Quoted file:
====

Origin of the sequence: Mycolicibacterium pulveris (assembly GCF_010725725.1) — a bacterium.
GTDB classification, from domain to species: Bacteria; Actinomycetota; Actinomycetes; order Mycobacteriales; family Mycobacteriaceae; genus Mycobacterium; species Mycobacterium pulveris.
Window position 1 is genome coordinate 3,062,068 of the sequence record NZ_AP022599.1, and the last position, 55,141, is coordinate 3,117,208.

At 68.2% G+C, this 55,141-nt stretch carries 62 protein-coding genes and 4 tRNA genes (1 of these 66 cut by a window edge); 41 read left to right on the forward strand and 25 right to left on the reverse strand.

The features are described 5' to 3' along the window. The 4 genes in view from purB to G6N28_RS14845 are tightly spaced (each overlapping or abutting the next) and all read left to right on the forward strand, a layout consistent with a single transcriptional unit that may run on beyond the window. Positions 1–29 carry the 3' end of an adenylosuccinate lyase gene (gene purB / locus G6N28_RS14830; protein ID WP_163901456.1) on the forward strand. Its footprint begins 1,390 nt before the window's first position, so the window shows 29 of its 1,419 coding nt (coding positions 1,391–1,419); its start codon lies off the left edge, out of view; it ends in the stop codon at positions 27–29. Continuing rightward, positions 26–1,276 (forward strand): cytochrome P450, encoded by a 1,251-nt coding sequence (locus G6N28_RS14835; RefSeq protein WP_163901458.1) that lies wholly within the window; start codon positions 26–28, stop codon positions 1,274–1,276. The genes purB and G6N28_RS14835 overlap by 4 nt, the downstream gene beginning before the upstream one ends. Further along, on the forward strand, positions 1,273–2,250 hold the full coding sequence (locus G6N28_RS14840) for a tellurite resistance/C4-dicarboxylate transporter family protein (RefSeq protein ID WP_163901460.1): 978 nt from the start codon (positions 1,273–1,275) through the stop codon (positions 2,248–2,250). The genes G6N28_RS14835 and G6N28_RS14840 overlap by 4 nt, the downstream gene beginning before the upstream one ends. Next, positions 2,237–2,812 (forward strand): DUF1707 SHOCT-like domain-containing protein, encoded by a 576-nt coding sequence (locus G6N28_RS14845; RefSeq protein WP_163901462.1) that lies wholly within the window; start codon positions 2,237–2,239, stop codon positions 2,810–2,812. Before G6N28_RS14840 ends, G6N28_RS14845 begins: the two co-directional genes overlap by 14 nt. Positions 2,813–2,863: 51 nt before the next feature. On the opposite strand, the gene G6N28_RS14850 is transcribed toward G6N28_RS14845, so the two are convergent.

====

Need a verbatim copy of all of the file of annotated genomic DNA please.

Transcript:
Origin of the sequence: Mycolicibacterium pulveris (assembly GCF_010725725.1) — a bacterium.
GTDB classification, from domain to species: Bacteria; Actinomycetota; Actinomycetes; order Mycobacteriales; family Mycobacteriaceae; genus Mycobacterium; species Mycobacterium pulveris.
Window position 1 is genome coordinate 3,062,068 of the sequence record NZ_AP022599.1, and the last position, 55,141, is coordinate 3,117,208.

At 68.2% G+C, this 55,141-nt stretch carries 62 protein-coding genes and 4 tRNA genes (1 of these 66 cut by a window edge); 41 read left to right on the forward strand and 25 right to left on the reverse strand.

The features are described 5' to 3' along the window. The 4 genes in view from purB to G6N28_RS14845 are tightly spaced (each overlapping or abutting the next) and all read left to right on the forward strand, a layout consistent with a single transcriptional unit that may run on beyond the window. Positions 1–29 carry the 3' end of an adenylosuccinate lyase gene (gene purB / locus G6N28_RS14830; protein ID WP_163901456.1) on the forward strand. Its footprint begins 1,390 nt before the window's first position, so the window shows 29 of its 1,419 coding nt (coding positions 1,391–1,419); its start codon lies off the left edge, out of view; it ends in the stop codon at positions 27–29. Continuing rightward, positions 26–1,276 (forward strand): cytochrome P450, encoded by a 1,251-nt coding sequence (locus G6N28_RS14835; RefSeq protein WP_163901458.1) that lies wholly within the window; start codon positions 26–28, stop codon positions 1,274–1,276. The genes purB and G6N28_RS14835 overlap by 4 nt, the downstream gene beginning before the upstream one ends. Further along, on the forward strand, positions 1,273–2,250 hold the full coding sequence (locus G6N28_RS14840) for a tellurite resistance/C4-dicarboxylate transporter family protein (RefSeq protein ID WP_163901460.1): 978 nt from the start codon (positions 1,273–1,275) through the stop codon (positions 2,248–2,250). The genes G6N28_RS14835 and G6N28_RS14840 overlap by 4 nt, the downstream gene beginning before the upstream one ends. Next, positions 2,237–2,812 (forward strand): DUF1707 SHOCT-like domain-containing protein, encoded by a 576-nt coding sequence (locus G6N28_RS14845; RefSeq protein WP_163901462.1) that lies wholly within the window; start codon positions 2,237–2,239, stop codon positions 2,810–2,812. Before G6N28_RS14840 ends, G6N28_RS14845 begins: the two co-directional genes overlap by 14 nt. Positions 2,813–2,863: 51 nt before the next feature. On the opposite strand, the gene G6N28_RS14850 is transcribed toward G6N28_RS14845, so the two are convergent.